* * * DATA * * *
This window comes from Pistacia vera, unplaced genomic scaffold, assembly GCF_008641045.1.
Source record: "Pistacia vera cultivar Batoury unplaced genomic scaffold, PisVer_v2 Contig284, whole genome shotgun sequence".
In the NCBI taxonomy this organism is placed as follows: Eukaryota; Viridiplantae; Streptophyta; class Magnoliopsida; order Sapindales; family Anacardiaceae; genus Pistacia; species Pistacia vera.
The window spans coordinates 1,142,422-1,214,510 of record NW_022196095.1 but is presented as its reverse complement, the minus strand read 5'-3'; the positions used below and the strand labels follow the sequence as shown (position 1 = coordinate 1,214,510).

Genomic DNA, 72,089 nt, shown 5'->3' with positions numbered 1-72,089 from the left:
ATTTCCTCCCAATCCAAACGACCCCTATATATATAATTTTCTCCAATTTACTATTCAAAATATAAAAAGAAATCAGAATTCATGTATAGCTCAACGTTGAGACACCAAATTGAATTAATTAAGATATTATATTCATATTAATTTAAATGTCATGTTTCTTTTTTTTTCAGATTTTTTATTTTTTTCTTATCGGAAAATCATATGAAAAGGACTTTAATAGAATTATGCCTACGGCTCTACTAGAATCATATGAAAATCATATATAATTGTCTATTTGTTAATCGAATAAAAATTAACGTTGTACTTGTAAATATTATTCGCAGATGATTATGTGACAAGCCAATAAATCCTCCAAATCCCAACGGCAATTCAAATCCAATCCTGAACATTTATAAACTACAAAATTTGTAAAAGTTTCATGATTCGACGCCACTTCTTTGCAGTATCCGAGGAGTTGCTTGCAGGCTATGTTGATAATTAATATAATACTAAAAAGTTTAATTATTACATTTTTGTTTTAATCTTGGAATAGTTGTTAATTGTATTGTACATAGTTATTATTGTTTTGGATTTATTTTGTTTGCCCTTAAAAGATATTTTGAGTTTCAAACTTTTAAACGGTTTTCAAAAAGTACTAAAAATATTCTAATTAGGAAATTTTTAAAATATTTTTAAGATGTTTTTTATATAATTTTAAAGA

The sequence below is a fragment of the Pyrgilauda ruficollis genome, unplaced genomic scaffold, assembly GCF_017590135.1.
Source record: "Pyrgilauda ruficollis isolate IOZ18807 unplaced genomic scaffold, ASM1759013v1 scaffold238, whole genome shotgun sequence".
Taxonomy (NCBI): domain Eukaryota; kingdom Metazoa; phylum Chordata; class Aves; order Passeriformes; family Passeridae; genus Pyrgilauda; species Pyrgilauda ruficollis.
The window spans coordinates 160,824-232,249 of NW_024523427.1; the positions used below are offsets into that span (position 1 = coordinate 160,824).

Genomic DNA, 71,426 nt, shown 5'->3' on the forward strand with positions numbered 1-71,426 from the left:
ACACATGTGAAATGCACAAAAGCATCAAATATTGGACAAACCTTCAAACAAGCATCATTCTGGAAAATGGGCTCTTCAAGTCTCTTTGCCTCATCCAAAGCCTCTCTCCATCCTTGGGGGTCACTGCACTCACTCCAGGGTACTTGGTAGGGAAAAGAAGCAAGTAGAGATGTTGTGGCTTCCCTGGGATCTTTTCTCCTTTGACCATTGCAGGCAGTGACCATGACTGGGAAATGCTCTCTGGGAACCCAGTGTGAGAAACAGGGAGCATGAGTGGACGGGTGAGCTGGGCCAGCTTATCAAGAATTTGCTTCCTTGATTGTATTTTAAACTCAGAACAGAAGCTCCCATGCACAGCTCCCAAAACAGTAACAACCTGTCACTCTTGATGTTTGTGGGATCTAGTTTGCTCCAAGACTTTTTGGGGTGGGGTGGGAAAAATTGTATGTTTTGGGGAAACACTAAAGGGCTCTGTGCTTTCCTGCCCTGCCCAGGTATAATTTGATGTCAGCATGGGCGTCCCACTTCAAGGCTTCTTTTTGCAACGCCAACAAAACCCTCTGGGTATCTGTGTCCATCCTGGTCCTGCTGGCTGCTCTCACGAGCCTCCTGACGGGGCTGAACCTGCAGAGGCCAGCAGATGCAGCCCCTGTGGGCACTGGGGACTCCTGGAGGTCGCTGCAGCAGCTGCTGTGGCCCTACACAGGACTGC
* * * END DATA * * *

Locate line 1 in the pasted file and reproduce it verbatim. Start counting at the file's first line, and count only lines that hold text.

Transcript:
This window comes from Pistacia vera, unplaced genomic scaffold, assembly GCF_008641045.1.